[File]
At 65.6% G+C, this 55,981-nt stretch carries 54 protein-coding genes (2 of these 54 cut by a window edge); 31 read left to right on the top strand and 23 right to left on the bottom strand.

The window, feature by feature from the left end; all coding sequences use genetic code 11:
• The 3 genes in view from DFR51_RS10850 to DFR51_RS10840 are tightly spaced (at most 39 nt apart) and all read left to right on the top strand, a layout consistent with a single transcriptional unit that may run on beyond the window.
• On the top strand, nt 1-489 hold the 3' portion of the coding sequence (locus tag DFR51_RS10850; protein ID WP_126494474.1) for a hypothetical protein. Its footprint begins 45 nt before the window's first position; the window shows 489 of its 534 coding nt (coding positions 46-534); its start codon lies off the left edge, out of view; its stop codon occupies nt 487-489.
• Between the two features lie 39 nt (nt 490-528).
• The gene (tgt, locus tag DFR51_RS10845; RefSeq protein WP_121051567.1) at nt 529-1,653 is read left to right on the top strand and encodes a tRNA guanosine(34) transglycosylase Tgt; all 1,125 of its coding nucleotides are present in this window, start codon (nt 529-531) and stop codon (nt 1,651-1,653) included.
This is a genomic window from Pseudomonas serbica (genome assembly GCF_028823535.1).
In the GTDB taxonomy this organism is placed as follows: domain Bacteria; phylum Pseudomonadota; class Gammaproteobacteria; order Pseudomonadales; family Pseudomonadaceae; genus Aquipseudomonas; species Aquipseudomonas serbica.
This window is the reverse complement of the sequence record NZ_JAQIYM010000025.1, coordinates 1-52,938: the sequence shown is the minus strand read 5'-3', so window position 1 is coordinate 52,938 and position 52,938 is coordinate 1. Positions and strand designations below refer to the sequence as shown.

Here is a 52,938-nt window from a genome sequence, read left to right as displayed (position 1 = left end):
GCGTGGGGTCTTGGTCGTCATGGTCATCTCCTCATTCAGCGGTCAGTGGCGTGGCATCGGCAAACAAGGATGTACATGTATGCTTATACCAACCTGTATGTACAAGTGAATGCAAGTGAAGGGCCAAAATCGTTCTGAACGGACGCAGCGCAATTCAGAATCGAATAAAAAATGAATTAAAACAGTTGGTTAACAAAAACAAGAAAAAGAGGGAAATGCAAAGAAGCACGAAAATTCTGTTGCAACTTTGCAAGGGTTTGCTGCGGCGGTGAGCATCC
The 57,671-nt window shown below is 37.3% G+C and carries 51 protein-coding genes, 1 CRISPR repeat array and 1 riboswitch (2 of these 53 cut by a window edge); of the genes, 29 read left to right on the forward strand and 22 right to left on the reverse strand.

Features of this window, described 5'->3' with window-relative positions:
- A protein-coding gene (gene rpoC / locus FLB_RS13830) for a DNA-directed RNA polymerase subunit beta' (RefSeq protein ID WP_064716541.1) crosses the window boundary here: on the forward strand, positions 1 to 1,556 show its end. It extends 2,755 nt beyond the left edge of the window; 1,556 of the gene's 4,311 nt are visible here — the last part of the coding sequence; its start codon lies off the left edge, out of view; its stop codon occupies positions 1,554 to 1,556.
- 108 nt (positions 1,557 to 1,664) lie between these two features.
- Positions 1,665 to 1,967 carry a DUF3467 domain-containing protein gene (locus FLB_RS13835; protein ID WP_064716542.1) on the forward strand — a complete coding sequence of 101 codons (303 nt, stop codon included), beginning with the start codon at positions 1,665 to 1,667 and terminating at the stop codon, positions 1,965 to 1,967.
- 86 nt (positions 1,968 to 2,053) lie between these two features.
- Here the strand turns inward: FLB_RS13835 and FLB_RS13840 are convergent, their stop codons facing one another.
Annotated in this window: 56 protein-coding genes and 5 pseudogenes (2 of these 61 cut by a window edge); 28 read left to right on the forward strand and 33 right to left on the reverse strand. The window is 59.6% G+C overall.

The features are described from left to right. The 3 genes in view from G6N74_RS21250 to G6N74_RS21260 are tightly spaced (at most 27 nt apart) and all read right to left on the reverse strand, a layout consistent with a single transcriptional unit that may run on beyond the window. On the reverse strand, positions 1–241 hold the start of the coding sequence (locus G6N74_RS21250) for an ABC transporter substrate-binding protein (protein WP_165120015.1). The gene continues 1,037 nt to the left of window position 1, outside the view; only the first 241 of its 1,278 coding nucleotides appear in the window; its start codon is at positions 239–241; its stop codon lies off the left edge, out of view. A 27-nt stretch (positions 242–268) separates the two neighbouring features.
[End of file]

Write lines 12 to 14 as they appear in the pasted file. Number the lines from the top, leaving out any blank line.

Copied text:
The 57,671-nt window shown below is 37.3% G+C and carries 51 protein-coding genes, 1 CRISPR repeat array and 1 riboswitch (2 of these 53 cut by a window edge); of the genes, 29 read left to right on the forward strand and 22 right to left on the reverse strand.

Features of this window, described 5'->3' with window-relative positions:
- A protein-coding gene (gene rpoC / locus FLB_RS13830) for a DNA-directed RNA polymerase subunit beta' (RefSeq protein ID WP_064716541.1) crosses the window boundary here: on the forward strand, positions 1 to 1,556 show its end. It extends 2,755 nt beyond the left edge of the window; 1,556 of the gene's 4,311 nt are visible here — the last part of the coding sequence; its start codon lies off the left edge, out of view; its stop codon occupies positions 1,554 to 1,556.